• is CNAME type record corresponding to the S3 bucket public domain name (i.e. in my case it is

Using Amazon S3 and Route 53, it is very simple and cost-effective to host a static web site1. Using Awestruct makes it simple and fun to write content for it :)

Amazon provides good documentation for its Web services including a full tutorial to set up a static website using a custom domain.

Content Delivery Service

For ech retina-ready responsive image I want to display, I need to export eight JPEG files from Lightroom.

My media assets (including these images) are deployed in a S3 bucket named using s3cmd and I enabled the Static Website Hosting for it.

To use Amazon CloudFront as my content delivery service for the media assets, I created a Download distribution from the S3 bucket

Content delivered by CloudFront is served from a domain name. Since I want to keep all my content under my own domain name, I use Route 53 again to serve the CloudFront content from

In Route 53's hosted zone for, I added a new record set for which is a CNAME type set to the CloudFront domain name (i.e. Then in Cloudfront distribution, I added as an Alternate Domain Name.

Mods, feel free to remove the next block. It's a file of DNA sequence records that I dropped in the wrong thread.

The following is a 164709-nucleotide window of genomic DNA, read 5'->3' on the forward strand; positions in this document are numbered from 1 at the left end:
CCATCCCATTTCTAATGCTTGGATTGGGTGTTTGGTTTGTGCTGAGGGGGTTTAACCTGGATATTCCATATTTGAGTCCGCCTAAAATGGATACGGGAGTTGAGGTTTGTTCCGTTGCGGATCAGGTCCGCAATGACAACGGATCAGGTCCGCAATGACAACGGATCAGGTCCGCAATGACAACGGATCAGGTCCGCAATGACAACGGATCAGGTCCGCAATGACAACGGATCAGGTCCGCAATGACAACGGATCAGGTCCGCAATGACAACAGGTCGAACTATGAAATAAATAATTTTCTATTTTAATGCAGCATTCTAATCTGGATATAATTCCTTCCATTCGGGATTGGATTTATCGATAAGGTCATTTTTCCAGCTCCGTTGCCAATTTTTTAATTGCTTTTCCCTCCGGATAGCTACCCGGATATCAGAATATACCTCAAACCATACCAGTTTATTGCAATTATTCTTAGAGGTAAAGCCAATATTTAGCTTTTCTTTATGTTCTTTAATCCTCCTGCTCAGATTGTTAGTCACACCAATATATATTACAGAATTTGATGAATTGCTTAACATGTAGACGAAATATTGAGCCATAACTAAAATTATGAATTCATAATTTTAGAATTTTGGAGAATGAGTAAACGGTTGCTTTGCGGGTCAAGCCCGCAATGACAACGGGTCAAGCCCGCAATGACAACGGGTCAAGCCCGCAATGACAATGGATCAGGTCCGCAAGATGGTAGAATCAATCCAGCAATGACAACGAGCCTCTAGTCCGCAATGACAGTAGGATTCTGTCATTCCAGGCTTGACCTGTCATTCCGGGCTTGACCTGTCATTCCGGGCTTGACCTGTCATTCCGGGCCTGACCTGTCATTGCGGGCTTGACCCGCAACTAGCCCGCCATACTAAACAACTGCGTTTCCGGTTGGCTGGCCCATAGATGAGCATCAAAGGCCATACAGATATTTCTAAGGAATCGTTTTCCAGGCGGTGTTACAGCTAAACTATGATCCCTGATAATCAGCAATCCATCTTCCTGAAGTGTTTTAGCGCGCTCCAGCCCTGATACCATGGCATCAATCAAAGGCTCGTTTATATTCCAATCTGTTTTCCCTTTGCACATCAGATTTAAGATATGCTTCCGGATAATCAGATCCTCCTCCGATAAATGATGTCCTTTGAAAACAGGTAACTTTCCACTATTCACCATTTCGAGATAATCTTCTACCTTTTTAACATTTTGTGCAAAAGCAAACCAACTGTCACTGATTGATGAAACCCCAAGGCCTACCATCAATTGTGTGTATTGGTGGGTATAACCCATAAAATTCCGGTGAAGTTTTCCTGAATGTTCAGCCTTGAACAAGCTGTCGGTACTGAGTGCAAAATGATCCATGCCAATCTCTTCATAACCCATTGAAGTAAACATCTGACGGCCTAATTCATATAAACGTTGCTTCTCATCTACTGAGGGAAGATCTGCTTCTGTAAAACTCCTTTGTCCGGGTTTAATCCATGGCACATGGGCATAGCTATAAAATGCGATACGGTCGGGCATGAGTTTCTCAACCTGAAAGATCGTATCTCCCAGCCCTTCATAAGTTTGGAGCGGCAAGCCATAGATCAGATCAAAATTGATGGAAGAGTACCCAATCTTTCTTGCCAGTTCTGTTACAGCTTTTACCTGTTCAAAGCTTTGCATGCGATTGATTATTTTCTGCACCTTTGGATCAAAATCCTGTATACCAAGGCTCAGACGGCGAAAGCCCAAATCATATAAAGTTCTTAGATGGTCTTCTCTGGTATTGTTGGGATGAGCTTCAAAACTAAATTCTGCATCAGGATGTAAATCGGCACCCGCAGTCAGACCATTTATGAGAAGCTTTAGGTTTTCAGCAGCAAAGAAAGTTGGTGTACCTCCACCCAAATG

To sum up:

  • is served by the S3 bucket
  • is redirected to the naked URL
  • is using CloudFront to deliver the media assets and is backed by the S3 bucket

All my content is served by URLs under my domain name With this configuration, I will not be depending on any third-party URLs for my own content If I decide one day to move to another hosted service or platform2.

  1. I leave as an exercise to the reader how to setup Awestruct, S3 and Route 53 to provide a staging web site at to check before going live on the "production" URL at :) 
  2. And I certainly will: since I started my weblog in 2004, I moved from Movable Type to Blogger to Wordpress to Jekyll and finally to Awestruct for the software and from jroller to OVH to S3 for the hosting. 

⇨ The Apple iWatch

February 10, 2013

Bruce Tognazzini:

The watch can and should, for most of us, eliminate passcodes altogether on iPhones, and Macs and, if Apple’s smart, PCs: As long as my watch is in range, let me in! That, to me, would be the single-most compelling feature a smartwatch could offer: If the watch did nothing but release me from having to enter my passcode/password 10 to 20 times a day, I would buy it.

Using 1Password means that I only need to remember my master password but I still need to type it too many times a day (and it is long to type it with a virtual keyboard).

Such a watch would be a good idea. I have stopped wearing a watch a few years ago since I always have near me a mobile phone that provides the same functionalities. I would not buy a watch just for this feature but I would definitely buy a small gadget that I could attach to my keyring (like the RSA security token I used to have to connect to my company VPN).